That’s not to say the passenger experience falls short either. Both the front and rear seats are extremely comfortable, with soft Nappa leather surfaces. In the V8 Ultimate, all four seats get heat and ventilation, while the driver seat gets a whopping 22-way adjustability. Even the angle of the headrest and leg bolster are adjustable via the controls.


Rear seat passengers also benefit from the ability to recline and make numerous other tweaks for personalized comfort, and get a rear armrest packed with controls for rear climate control, seat position, and even can take charge of the sound system (which the driver can lock out.)


There’s ton of legroom for all occupants, and plenty of space to stretch out. But if you want to go into full executive chauffeuring mode, the front right seat can be pulled all the way forward and folded out of the way to make even more space for the right rear passenger – all from the rear seat control panel.


The entertainment system up front offers a large 12.3″ widescreen display, which can display media and navigation information side by side, and has a well integrated traffic service which displays color-coded roads just like you’re used to seeing in Google maps. Unlike Hyundai cars, there’s no touchscreen, and all input is done using a scroll wheel. For the most part, I found this to be intuitive and simple to get around the interface. Sadly, Apple CarPlay and Android Auto are absent, but I’m hopeful these will appear in the next model year.

Audio comes courtesy of Lexicon and a 17-speaker 7.1 surround sound system which pumps out excellent sound quality with plenty of power. It offers such niceties as Clari-Fi, which can help restore dynamic range to digital recordings, and Quantum Logic Surround which can increase the perceived size of the soundstage. The swanky metal grilles on the speakers are reminiscent of the uber-pricey Burmester systems found in the Mercedes S-Class and Maybachs.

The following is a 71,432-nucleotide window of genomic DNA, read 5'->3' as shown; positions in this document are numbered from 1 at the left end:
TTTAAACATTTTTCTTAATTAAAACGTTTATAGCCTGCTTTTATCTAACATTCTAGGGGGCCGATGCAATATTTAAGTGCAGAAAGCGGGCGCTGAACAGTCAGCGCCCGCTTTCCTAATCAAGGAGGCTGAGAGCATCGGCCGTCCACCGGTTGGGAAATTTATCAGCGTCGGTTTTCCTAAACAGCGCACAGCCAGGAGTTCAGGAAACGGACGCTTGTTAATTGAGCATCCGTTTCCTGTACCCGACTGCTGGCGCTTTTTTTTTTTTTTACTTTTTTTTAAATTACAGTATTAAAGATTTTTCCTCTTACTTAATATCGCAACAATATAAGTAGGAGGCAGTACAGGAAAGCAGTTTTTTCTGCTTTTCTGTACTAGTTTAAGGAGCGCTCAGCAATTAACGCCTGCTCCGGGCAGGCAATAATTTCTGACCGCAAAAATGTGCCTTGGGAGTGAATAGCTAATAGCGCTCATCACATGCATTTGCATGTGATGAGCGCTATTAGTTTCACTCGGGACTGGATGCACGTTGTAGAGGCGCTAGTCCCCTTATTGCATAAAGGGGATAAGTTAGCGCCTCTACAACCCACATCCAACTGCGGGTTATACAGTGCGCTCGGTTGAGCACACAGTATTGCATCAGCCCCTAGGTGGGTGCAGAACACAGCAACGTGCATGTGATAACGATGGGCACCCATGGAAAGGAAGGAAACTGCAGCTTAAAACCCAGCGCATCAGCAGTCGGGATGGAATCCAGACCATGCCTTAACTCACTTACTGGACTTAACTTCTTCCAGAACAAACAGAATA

Along with the fancy speaker grilles, there’s lots of other attention to detail in the cabin, from the real wood and aluminum trim and stitched edging on the dash and doors, to the crystal-shaped LED ceiling lights, set into a rich microsuede roof lining. It all adds up to a very elegant and upscale environment.


There are tons of other bells and whistles that come standard in the Genesis G90, not the least of which is the great adaptive cruise control system, along with lane-keep assist that’s so good that it could almost steer for you (but don’t try that.) There’s the aforementioned surround camera, along with front and rear parking sensors, blind spot monitors, rear cross-traffic alert, a heads-up display, Qi wireless charging, a heated steering wheel, full LED lighting inside and out, color ambient accent lights, heated power mirrors that automatically deploy when you approach the car, and a trunk that automatically opens when you approach with the key fob in your pocket. I also appreciate the Auto Hold feature which holds the brakes for you when you come to a full stop. There’s so much content in this car that I’m sure I’m missing something.


With a price tag that’s about $24,000 less than the base price of a Mercedes S-Class Sedan, and $8,500 less than the cheapest BMW 7-Series, the Genesis G90 offers some serious value – without compromises. Sure, there are a handful of options available in those other cars – like a panoramic roof, massage seats, and silly aromatic systems, but I can’t imagine those are worth that much more money. You’re really just paying for the name.

On the other hand, the G90 is the sensible man’s executive sedan, offering a great ride, plenty of power, tons of tech, and an impressive list of creature comforts. The icing on the cake? The G90 gets free maintenance, a 10-year/100,000 mile powertrain warranty, roadside assistance, and a whole array of connected services that other manufacturers normally charge extra for, like remote start and lock/unlock, destination searches, and emergency assistance.